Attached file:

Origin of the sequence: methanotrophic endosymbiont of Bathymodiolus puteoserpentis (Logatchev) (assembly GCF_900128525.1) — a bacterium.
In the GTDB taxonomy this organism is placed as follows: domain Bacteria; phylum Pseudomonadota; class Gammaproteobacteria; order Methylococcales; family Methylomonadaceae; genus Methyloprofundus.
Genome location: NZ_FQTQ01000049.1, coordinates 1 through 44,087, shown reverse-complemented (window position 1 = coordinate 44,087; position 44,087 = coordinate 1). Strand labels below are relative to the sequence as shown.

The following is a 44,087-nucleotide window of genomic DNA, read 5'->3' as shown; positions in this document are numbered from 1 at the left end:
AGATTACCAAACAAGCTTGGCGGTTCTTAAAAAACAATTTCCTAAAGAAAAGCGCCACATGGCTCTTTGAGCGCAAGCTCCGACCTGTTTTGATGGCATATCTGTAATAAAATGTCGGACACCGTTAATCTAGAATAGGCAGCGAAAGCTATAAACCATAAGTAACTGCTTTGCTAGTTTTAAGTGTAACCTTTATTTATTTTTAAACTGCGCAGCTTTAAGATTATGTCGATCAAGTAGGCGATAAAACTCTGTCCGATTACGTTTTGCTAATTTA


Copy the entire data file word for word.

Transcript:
Origin of the sequence: methanotrophic endosymbiont of Bathymodiolus puteoserpentis (Logatchev) (assembly GCF_900128525.1) — a bacterium.
In the GTDB taxonomy this organism is placed as follows: domain Bacteria; phylum Pseudomonadota; class Gammaproteobacteria; order Methylococcales; family Methylomonadaceae; genus Methyloprofundus.
Genome location: NZ_FQTQ01000049.1, coordinates 1 through 44,087, shown reverse-complemented (window position 1 = coordinate 44,087; position 44,087 = coordinate 1). Strand labels below are relative to the sequence as shown.

The following is a 44,087-nucleotide window of genomic DNA, read 5'->3' as shown; positions in this document are numbered from 1 at the left end:
AGATTACCAAACAAGCTTGGCGGTTCTTAAAAAACAATTTCCTAAAGAAAAGCGCCACATGGCTCTTTGAGCGCAAGCTCCGACCTGTTTTGATGGCATATCTGTAATAAAATGTCGGACACCGTTAATCTAGAATAGGCAGCGAAAGCTATAAACCATAAGTAACTGCTTTGCTAGTTTTAAGTGTAACCTTTATTTATTTTTAAACTGCGCAGCTTTAAGATTATGTCGATCAAGTAGGCGATAAAACTCTGTCCGATTACGTTTTGCTAATTTA